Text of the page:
Setting up a Node.js development environment with NPM and Cloud9 IDE installed locally

In this tutorial, you will learn how to setup a complete Node.js development environment, including NPM (the Node Package Manager) and Cloud9 IDE to edit, run, and debug Node programs. The following installation instructions have been sucessfully tested on Debian 6.0 “Squeeze” and on Ubuntu 12.04 “Precise Pangolin”, but they should also work properly on previous versions as well.

We will install everything in the user’s home directory : this way, there is no need for any root access to the machine (provided the required packages are, of course, already installed), and each user can manage its own version of Node.

We start by installing (as root) required packages to build Node and later fetch NPM and Cloud9 :

apt-get install build-essential g++ libssl-dev curl git

We create a ‘local’ directory within our home directory, and modify our .bashrc file to add it permanently to the $PATH variable :

mkdir ~/local
echo 'export PATH=$HOME/local/bin:$PATH' >> ~/.bashrc
source ~/.bashrc

We fetch, unpack, configure, compile, and install Node. The latest stable version is currently 0.6.18, so we simply set the temporary $NODE_VERSION variable accordingly :

export NODE_VERSION='0.6.18'
wget http://nodejs.org/dist/v$NODE_VERSION/node-v$NODE_VERSION.tar.gz
tar xvfz node-v$NODE_VERSION.tar.gz
cd node-v$NODE_VERSION
./configure --prefix=~/local
make install
cd ~

We fetch and install NPM :

curl http://npmjs.org/install.sh | sh

We then install Sourcemint for NPM :

npm install -g sm

And finally, we fetch Cloud9 IDE and install it :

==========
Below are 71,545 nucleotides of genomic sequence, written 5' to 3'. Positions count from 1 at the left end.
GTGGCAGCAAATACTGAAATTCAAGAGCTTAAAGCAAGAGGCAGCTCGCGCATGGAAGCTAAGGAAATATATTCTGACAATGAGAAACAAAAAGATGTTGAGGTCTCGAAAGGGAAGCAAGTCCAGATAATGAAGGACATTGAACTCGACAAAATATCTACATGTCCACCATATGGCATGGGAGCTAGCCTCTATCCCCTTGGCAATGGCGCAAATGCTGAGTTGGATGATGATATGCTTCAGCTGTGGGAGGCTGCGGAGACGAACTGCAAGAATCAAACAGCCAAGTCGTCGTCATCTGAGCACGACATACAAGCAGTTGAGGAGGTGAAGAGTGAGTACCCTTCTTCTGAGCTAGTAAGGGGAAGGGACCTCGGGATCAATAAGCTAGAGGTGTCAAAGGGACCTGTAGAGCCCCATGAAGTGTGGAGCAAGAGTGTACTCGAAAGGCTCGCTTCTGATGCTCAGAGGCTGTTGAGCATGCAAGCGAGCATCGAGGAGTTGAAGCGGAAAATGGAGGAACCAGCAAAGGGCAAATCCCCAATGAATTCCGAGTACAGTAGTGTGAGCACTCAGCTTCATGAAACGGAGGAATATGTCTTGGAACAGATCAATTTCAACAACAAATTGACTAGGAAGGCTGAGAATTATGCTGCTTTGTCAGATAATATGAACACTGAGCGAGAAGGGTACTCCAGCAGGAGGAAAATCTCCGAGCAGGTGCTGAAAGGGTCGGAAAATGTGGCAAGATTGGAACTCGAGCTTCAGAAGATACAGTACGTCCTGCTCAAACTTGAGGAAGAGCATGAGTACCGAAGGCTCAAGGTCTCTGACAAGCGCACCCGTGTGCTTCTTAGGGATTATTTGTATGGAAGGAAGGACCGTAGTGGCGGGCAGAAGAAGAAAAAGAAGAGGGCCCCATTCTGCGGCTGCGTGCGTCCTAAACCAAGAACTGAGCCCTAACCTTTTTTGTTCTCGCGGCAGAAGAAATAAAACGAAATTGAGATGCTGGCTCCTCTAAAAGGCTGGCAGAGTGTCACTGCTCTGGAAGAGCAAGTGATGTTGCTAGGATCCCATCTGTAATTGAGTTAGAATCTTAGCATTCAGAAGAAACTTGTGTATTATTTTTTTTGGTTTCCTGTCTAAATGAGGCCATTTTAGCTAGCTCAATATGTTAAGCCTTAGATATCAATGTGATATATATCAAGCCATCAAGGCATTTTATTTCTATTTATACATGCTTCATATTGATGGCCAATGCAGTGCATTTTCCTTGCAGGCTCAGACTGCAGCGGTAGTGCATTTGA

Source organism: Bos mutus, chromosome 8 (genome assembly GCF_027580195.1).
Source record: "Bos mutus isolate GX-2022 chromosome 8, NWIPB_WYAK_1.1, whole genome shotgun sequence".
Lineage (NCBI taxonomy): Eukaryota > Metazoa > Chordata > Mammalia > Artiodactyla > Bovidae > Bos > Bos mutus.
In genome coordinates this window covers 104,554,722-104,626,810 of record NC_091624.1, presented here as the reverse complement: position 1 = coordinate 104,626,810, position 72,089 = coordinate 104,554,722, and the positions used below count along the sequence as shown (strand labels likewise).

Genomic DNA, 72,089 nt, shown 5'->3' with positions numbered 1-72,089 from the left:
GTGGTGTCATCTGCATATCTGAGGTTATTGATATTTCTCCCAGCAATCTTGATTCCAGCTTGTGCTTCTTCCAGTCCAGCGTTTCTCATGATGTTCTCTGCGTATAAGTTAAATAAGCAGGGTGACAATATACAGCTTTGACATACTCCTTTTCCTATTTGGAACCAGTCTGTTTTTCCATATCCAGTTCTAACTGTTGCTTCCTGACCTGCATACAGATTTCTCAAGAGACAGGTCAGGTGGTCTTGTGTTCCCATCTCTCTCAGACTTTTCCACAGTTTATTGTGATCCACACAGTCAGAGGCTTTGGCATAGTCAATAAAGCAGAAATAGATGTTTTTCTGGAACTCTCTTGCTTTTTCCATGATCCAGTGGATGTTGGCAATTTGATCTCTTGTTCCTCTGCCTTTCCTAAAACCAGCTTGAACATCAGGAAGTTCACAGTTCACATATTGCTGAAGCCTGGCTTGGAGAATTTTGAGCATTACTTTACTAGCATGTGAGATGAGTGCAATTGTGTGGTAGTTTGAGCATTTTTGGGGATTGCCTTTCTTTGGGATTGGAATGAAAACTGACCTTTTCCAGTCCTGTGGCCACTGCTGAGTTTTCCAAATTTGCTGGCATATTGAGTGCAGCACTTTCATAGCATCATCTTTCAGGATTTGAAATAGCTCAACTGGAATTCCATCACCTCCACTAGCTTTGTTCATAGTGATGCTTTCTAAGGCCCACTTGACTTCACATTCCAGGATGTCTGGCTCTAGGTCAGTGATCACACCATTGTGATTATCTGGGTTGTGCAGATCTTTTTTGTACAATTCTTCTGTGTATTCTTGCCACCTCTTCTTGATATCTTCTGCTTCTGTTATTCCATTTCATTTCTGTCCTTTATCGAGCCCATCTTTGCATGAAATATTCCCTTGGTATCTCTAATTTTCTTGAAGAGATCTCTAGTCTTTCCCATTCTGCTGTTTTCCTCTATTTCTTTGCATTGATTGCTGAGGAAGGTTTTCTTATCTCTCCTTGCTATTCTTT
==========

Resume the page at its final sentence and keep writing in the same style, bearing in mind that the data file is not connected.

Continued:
sm clone --dev https://github.com/ajaxorg/cloud9/tree/master cloud9

If everything went fine, congratulations, you can now launch Cloud9 IDE and type your first program. First launch can take some time, as the shellscript will need to get some required dependencies prior to run the program.

~/cloud9/bin/cloud9.sh

Note that the Cloud9 launcher accepts parameters allowing to specify IP and port to listen on, workspace directory, and so on and so far. Below is a list of all available options :

Show this help message
    --help
Load the configuration from a config file. Overrides command-line options. Default: 
    -c, --config 
Run child processes with a specific group. Default: 
    -g, --group 
Run child processes as a specific user. Default: 
    -u, --user 
Activate debug-mode. Default: 
    -d, --debug
Define an action to execute after the Cloud9 server is started. Default: 
    -a, --action 
IP address where Cloud9 will serve from. Default: <127.0.0.1>
    -l, --ip 
Port number where Cloud9 will serve from. Default: <3000>
    -p, --port 
Path to the workspace that will be loaded in Cloud9 (may be relative or absolute). Default: <.>
    -w, --workspace 

Now, point your browser to the following URL : http://127.0.0.1:3000

Cloud9 IDE Screenshot

Create a new file (Select File, New, then JavaScript file) and paste this code (this is the Hello World HTTP server example from the Node.js website) :

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var http = require('http');

http.createServer(function (req, res) {
  res.writeHead(200, {'Content-Type': 'text/plain'});
  res.end('Hello World\n');
}).listen(1337, "127.0.0.1");

console.log('Server running at http://127.0.0.1:1337/');

Run it :

Cloud9 IDE Screenshot

And check the result in your Web browser :

Hello World Server

Congratulations, you just ran your first Node program : see how easy and straightforward it was?

You now have everything ready in order to start developing Node.js applications! Should you need any information or resources to get you started, you can find useful links in the NodeCloud directory.